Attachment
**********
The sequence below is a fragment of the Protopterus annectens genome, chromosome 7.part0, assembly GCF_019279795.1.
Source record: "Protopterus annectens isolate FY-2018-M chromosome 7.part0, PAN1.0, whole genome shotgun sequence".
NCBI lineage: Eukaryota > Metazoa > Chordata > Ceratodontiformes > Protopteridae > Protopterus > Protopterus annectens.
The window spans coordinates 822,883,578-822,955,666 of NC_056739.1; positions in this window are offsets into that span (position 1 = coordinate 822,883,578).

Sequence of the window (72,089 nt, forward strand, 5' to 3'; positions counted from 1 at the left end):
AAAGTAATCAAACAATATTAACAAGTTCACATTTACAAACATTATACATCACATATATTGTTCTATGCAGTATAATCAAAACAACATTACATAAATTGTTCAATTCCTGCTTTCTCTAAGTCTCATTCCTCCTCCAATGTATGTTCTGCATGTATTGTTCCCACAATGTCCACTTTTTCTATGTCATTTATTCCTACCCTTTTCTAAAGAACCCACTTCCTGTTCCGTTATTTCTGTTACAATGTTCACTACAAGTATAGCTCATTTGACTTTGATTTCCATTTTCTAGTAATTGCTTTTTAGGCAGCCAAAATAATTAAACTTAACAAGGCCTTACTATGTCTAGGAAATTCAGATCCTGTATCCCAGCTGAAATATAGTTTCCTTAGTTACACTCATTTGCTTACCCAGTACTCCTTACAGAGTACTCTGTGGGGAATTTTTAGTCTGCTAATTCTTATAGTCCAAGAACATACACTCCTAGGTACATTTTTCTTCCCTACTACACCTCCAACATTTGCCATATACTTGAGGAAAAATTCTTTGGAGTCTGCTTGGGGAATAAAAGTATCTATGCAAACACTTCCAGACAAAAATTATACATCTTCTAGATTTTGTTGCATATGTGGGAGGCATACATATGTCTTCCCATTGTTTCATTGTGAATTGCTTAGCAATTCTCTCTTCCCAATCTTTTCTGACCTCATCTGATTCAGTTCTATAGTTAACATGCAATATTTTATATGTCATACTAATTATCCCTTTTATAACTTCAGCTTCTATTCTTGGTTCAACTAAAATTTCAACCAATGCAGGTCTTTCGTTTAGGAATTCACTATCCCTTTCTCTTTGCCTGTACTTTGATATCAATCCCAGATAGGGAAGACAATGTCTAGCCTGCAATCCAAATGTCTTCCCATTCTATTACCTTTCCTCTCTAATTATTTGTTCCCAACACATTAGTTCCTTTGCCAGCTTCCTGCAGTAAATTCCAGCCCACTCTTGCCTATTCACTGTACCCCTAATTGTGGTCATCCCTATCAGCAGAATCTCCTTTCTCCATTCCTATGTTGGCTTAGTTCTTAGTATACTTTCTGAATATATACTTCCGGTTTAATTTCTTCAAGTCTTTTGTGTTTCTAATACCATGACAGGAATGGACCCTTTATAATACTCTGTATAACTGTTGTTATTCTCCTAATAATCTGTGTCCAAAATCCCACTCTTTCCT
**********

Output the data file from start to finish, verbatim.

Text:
The sequence below is a fragment of the Protopterus annectens genome, chromosome 7.part0, assembly GCF_019279795.1.
Source record: "Protopterus annectens isolate FY-2018-M chromosome 7.part0, PAN1.0, whole genome shotgun sequence".
NCBI lineage: Eukaryota > Metazoa > Chordata > Ceratodontiformes > Protopteridae > Protopterus > Protopterus annectens.
The window spans coordinates 822,883,578-822,955,666 of NC_056739.1; positions in this window are offsets into that span (position 1 = coordinate 822,883,578).

Sequence of the window (72,089 nt, forward strand, 5' to 3'; positions counted from 1 at the left end):
AAAGTAATCAAACAATATTAACAAGTTCACATTTACAAACATTATACATCACATATATTGTTCTATGCAGTATAATCAAAACAACATTACATAAATTGTTCAATTCCTGCTTTCTCTAAGTCTCATTCCTCCTCCAATGTATGTTCTGCATGTATTGTTCCCACAATGTCCACTTTTTCTATGTCATTTATTCCTACCCTTTTCTAAAGAACCCACTTCCTGTTCCGTTATTTCTGTTACAATGTTCACTACAAGTATAGCTCATTTGACTTTGATTTCCATTTTCTAGTAATTGCTTTTTAGGCAGCCAAAATAATTAAACTTAACAAGGCCTTACTATGTCTAGGAAATTCAGATCCTGTATCCCAGCTGAAATATAGTTTCCTTAGTTACACTCATTTGCTTACCCAGTACTCCTTACAGAGTACTCTGTGGGGAATTTTTAGTCTGCTAATTCTTATAGTCCAAGAACATACACTCCTAGGTACATTTTTCTTCCCTACTACACCTCCAACATTTGCCATATACTTGAGGAAAAATTCTTTGGAGTCTGCTTGGGGAATAAAAGTATCTATGCAAACACTTCCAGACAAAAATTATACATCTTCTAGATTTTGTTGCATATGTGGGAGGCATACATATGTCTTCCCATTGTTTCATTGTGAATTGCTTAGCAATTCTCTCTTCCCAATCTTTTCTGACCTCATCTGATTCAGTTCTATAGTTAACATGCAATATTTTATATGTCATACTAATTATCCCTTTTATAACTTCAGCTTCTATTCTTGGTTCAACTAAAATTTCAACCAATGCAGGTCTTTCGTTTAGGAATTCACTATCCCTTTCTCTTTGCCTGTACTTTGATATCAATCCCAGATAGGGAAGACAATGTCTAGCCTGCAATCCAAATGTCTTCCCATTCTATTACCTTTCCTCTCTAATTATTTGTTCCCAACACATTAGTTCCTTTGCCAGCTTCCTGCAGTAAATTCCAGCCCACTCTTGCCTATTCACTGTACCCCTAATTGTGGTCATCCCTATCAGCAGAATCTCCTTTCTCCATTCCTATGTTGGCTTAGTTCTTAGTATACTTTCTGAATATATACTTCCGGTTTAATTTCTTCAAGTCTTTTGTGTTTCTAATACCATGACAGGAATGGACCCTTTATAATACTCTGTATAACTGTTGTTATTCTCCTAATAATCTGTGTCCAAAATCCCACTCTTTCCT